Photo Courtesy of Jamie Rich Photography




A recent 9 News story about varsity softball players from Douglas County High School inviting special needs students to homecoming reflects selflessness.  However, an even greater example of selflessness was the players’ response to the news that the station wanted to do a story about the players.  The players responded that the story was not them, but their amazing dates, the special needs children who deserved the same experiences as any other  high school student.  So those players made sure all 5 of their dates were available for the interview by 9 News, set to occur on a day school was not in session, to keep the focus where it really belonged.  The special needs kids were the story.

That same level of selflessness is also required when involved in a legal case relating to children.  Parents can get focused on themselves as to what is fair and what the parent wants.  But the best parenting plan is selfless-  it is all about the child’s best interest and needs, not the parents’.   The child’s needs must be put ahead of the parent’s/parents’.

What does the specific child need as far as stability, consistency?   What does he or she require to be as successful as possible despite the divorce of the parents?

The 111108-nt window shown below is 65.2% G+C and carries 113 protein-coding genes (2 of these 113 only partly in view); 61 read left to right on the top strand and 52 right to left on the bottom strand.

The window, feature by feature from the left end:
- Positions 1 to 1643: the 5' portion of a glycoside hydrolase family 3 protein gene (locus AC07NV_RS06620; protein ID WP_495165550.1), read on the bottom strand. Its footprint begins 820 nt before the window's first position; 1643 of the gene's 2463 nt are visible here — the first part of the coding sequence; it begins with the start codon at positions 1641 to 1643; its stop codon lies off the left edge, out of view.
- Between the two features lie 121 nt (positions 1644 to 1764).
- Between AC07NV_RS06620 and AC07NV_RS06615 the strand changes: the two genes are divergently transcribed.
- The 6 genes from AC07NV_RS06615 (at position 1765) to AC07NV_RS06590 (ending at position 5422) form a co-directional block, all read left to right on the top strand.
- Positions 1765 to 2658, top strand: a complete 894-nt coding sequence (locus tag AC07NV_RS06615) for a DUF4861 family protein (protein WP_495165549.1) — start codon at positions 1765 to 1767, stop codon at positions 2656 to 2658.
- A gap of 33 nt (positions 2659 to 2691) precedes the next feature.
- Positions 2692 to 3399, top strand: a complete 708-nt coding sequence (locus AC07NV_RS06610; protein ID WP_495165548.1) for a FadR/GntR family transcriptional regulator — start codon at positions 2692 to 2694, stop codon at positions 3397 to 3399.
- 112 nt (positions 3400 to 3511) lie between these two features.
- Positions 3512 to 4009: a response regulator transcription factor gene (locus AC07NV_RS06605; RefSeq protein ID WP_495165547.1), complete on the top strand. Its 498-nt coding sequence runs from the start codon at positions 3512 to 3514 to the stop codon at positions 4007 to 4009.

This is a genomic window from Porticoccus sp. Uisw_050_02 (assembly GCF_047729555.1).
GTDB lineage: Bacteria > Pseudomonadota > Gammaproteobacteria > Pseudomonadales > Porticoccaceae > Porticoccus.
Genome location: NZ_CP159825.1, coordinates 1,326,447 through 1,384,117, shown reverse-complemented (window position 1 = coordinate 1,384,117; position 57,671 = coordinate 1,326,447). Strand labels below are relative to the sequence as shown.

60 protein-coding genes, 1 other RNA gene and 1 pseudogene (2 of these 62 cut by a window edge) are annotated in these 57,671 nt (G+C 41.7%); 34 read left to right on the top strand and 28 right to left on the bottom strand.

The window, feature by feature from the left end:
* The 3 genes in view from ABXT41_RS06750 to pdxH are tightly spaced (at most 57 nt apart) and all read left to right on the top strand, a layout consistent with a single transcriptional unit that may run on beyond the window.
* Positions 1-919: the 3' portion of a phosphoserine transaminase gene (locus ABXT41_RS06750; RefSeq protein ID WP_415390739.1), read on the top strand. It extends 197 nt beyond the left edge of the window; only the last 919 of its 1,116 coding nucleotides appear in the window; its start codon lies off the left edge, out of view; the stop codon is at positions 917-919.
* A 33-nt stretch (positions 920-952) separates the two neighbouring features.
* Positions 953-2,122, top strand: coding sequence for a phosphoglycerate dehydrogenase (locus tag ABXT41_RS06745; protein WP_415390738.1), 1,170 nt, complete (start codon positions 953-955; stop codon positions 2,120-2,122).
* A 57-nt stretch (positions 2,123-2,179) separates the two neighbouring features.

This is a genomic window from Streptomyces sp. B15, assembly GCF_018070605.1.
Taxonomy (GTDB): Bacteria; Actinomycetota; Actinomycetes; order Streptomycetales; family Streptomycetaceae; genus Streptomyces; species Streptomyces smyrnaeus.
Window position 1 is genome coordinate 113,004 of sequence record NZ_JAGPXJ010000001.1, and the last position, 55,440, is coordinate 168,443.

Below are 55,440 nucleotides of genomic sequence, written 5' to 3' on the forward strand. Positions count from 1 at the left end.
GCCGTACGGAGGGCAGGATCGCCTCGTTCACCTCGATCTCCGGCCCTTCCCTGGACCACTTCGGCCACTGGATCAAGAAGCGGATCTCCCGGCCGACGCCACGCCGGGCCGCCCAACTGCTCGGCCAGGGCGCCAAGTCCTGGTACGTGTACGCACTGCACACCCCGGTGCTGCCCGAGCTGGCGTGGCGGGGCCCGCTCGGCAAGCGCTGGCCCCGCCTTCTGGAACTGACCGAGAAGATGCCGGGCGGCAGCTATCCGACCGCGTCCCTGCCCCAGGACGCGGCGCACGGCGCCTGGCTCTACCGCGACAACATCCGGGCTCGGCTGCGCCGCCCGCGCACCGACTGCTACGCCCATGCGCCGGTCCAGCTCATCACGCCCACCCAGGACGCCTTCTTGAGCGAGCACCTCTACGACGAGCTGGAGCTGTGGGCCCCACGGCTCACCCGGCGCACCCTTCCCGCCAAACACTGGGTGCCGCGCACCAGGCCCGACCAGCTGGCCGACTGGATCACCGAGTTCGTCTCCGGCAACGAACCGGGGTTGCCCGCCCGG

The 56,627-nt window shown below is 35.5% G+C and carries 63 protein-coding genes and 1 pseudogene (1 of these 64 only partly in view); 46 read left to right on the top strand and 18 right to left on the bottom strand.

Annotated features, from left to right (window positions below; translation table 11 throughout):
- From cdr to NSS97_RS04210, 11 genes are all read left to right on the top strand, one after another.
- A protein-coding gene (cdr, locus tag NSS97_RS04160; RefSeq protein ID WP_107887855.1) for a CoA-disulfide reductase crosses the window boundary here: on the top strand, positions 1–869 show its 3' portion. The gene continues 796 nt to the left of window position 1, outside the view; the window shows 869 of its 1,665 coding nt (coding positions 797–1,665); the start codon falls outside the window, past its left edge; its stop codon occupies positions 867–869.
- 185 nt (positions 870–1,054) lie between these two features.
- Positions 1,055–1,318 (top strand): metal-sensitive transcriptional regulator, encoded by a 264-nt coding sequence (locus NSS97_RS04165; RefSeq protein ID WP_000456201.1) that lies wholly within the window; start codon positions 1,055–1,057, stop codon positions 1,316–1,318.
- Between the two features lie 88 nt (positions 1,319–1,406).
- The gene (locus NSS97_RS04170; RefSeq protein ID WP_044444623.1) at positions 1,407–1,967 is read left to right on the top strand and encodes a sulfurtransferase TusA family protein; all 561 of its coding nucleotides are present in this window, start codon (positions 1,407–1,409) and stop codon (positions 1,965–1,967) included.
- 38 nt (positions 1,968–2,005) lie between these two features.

A parent seeking too aggressive of parenting time is being selfish.  A parent introducing the child to a new significant other too soon is being selfish.   A parent fighting to win for him or herself is being selfish.

When the parent becomes selfless, and focuses on the needs of the child, the limits of the child, the basics of what will help the child, a  parenting plan evolves.   The child is given the benefit of being placed first, above the parents.   The child is at the center of the decisions, truly.

Sometimes the selflessness costs a lot of money and emotion, as the selfless parent defends against a selfish parent’s goals that are detrimental to the child’s emotional, psychological and developmental well being.  This is the reality of selflessness.   Yet, the cost to the selfish parent is even greater, in that damage can be caused to that parent’s relationship with the child.  There are natural consequences to selfishness.

There are likewise rewards to selflessness, including success of the child, an emotionally healthy child-of-divorce, and a close relationship between the selfless parent and child.  That’s what this is all about!   Children of divorce do not have to fall within the research statistics.   They beat those odds when at least one parent is selfless.

Returning to the high school students, there were rewards for/from the selflessness of the softball players. The special needs children inspired the players to be better people, which in and of itself had its own rewards.  And all of the students established closer friendships, including the special needs students coming to softball games to cheer on their friends who are their equals.   Everyone involved was changed for the better.   Selflessness.  Pay it forward.


See the original 9news story here:


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